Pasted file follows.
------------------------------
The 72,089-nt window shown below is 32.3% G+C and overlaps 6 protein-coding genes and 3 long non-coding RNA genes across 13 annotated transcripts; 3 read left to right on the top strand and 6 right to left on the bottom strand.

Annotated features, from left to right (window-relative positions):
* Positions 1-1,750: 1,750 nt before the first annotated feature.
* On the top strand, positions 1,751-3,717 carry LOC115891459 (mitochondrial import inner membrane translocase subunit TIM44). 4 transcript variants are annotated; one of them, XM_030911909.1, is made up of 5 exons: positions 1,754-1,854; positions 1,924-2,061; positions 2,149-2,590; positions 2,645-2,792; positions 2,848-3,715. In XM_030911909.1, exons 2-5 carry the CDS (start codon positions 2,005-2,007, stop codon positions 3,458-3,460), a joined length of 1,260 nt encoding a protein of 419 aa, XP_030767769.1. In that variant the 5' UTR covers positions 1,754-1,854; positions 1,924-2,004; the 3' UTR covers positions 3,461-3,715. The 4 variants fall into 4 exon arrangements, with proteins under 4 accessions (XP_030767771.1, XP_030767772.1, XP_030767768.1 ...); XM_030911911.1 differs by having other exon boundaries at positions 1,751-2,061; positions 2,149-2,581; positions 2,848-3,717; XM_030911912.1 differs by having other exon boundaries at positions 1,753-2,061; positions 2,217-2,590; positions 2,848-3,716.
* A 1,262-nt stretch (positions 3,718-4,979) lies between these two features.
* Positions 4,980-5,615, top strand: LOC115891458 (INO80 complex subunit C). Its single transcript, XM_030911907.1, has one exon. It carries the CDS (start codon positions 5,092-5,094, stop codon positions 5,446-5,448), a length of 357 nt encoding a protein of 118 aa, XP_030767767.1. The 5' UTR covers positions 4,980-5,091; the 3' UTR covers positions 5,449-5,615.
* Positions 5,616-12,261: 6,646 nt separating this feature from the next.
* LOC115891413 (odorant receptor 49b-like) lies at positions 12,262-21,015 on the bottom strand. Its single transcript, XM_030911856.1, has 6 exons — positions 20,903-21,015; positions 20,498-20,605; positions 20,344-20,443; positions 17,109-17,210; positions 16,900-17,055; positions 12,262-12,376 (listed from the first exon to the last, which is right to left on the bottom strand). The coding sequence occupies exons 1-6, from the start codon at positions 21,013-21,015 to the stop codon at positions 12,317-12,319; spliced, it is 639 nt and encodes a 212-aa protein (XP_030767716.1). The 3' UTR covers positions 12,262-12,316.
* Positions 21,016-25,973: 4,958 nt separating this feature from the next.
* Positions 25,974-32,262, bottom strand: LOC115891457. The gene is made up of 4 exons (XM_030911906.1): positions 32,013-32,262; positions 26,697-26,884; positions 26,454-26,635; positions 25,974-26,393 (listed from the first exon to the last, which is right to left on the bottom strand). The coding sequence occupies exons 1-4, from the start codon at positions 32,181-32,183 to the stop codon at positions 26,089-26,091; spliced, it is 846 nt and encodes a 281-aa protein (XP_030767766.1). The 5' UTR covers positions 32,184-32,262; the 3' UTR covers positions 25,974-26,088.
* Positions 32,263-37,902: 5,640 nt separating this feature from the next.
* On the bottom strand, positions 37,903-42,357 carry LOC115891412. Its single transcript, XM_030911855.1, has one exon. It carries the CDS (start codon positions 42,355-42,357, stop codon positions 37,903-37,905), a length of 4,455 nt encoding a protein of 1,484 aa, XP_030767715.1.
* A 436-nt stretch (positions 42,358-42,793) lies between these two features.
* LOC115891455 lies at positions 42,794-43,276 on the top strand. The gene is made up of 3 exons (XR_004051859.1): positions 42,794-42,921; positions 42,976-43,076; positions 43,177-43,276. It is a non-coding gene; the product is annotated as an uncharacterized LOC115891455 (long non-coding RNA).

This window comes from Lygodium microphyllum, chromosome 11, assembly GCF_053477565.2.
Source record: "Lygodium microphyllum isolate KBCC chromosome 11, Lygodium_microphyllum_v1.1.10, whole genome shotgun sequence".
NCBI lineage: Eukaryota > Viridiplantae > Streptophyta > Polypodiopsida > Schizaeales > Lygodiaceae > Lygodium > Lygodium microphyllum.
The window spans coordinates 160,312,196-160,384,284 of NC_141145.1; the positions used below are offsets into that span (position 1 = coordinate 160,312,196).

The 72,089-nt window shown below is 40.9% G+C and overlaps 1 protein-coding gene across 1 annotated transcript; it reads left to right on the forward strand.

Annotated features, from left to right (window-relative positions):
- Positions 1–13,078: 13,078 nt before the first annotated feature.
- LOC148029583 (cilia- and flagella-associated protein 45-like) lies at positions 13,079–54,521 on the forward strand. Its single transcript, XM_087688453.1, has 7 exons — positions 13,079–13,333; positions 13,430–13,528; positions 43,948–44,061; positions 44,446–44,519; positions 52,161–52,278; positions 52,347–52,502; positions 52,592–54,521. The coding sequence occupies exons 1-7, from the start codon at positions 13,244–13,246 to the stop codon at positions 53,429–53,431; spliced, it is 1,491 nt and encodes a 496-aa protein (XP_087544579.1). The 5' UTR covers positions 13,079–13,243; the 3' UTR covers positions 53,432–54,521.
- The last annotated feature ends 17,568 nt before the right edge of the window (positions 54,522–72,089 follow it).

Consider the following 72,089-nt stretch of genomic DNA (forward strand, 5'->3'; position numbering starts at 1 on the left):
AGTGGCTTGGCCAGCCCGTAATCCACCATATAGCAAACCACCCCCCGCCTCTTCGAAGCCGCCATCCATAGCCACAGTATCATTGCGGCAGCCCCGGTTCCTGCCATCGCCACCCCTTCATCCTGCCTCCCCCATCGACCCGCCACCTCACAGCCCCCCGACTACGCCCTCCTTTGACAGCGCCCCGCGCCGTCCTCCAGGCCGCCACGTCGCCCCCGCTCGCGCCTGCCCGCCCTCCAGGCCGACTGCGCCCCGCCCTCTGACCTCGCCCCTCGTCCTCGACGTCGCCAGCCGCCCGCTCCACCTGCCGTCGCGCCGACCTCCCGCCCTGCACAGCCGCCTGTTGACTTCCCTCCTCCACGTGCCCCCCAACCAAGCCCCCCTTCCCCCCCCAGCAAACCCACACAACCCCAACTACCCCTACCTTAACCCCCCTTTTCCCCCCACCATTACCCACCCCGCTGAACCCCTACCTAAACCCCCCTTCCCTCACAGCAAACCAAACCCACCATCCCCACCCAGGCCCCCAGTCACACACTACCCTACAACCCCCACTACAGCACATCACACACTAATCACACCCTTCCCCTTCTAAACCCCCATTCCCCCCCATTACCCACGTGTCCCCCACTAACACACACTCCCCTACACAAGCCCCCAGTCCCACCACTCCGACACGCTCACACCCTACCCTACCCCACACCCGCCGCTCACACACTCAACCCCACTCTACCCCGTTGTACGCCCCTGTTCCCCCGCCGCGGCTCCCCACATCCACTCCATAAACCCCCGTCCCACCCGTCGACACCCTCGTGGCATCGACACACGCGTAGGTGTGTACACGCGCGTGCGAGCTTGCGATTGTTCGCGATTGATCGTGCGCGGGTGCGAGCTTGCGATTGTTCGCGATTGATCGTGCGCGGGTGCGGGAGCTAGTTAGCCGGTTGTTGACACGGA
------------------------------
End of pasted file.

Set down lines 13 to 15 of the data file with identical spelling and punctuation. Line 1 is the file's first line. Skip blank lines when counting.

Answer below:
* A 436-nt stretch (positions 42,358-42,793) lies between these two features.
* LOC115891455 lies at positions 42,794-43,276 on the top strand. The gene is made up of 3 exons (XR_004051859.1): positions 42,794-42,921; positions 42,976-43,076; positions 43,177-43,276. It is a non-coding gene; the product is annotated as an uncharacterized LOC115891455 (long non-coding RNA).

This window comes from Lygodium microphyllum, chromosome 11, assembly GCF_053477565.2.